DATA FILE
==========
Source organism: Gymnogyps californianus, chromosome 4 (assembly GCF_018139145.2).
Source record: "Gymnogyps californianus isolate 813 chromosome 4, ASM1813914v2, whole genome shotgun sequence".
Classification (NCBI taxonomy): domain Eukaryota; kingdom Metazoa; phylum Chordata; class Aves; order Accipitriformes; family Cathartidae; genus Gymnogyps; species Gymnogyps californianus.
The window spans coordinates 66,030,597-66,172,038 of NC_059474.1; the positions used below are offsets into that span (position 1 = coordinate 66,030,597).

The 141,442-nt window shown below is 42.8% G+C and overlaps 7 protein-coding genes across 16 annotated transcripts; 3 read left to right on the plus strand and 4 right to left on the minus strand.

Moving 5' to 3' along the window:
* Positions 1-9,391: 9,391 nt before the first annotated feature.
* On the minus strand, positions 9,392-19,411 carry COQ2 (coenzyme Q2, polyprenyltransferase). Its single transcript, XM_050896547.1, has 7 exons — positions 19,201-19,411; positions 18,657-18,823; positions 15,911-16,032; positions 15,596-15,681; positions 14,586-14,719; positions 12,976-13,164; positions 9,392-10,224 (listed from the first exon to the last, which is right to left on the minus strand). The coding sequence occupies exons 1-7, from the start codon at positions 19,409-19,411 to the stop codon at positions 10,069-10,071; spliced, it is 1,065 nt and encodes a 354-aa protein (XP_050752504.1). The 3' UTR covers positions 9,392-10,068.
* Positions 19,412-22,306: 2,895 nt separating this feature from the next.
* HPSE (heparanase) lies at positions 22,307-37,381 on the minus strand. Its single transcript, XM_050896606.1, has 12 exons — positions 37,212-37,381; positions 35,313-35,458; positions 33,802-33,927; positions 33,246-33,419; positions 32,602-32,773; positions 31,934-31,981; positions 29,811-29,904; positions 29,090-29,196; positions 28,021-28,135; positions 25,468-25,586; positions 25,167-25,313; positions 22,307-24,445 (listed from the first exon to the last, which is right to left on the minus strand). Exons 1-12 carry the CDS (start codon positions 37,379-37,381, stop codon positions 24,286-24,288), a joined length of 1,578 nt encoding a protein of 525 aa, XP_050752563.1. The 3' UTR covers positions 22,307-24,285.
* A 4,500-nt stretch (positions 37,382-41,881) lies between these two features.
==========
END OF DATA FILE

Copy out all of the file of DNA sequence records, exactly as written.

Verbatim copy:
Source organism: Gymnogyps californianus, chromosome 4 (assembly GCF_018139145.2).
Source record: "Gymnogyps californianus isolate 813 chromosome 4, ASM1813914v2, whole genome shotgun sequence".
Classification (NCBI taxonomy): domain Eukaryota; kingdom Metazoa; phylum Chordata; class Aves; order Accipitriformes; family Cathartidae; genus Gymnogyps; species Gymnogyps californianus.
The window spans coordinates 66,030,597-66,172,038 of NC_059474.1; the positions used below are offsets into that span (position 1 = coordinate 66,030,597).

The 141,442-nt window shown below is 42.8% G+C and overlaps 7 protein-coding genes across 16 annotated transcripts; 3 read left to right on the plus strand and 4 right to left on the minus strand.

Moving 5' to 3' along the window:
* Positions 1-9,391: 9,391 nt before the first annotated feature.
* On the minus strand, positions 9,392-19,411 carry COQ2 (coenzyme Q2, polyprenyltransferase). Its single transcript, XM_050896547.1, has 7 exons — positions 19,201-19,411; positions 18,657-18,823; positions 15,911-16,032; positions 15,596-15,681; positions 14,586-14,719; positions 12,976-13,164; positions 9,392-10,224 (listed from the first exon to the last, which is right to left on the minus strand). The coding sequence occupies exons 1-7, from the start codon at positions 19,409-19,411 to the stop codon at positions 10,069-10,071; spliced, it is 1,065 nt and encodes a 354-aa protein (XP_050752504.1). The 3' UTR covers positions 9,392-10,068.
* Positions 19,412-22,306: 2,895 nt separating this feature from the next.
* HPSE (heparanase) lies at positions 22,307-37,381 on the minus strand. Its single transcript, XM_050896606.1, has 12 exons — positions 37,212-37,381; positions 35,313-35,458; positions 33,802-33,927; positions 33,246-33,419; positions 32,602-32,773; positions 31,934-31,981; positions 29,811-29,904; positions 29,090-29,196; positions 28,021-28,135; positions 25,468-25,586; positions 25,167-25,313; positions 22,307-24,445 (listed from the first exon to the last, which is right to left on the minus strand). Exons 1-12 carry the CDS (start codon positions 37,379-37,381, stop codon positions 24,286-24,288), a joined length of 1,578 nt encoding a protein of 525 aa, XP_050752563.1. The 3' UTR covers positions 22,307-24,285.
* A 4,500-nt stretch (positions 37,382-41,881) lies between these two features.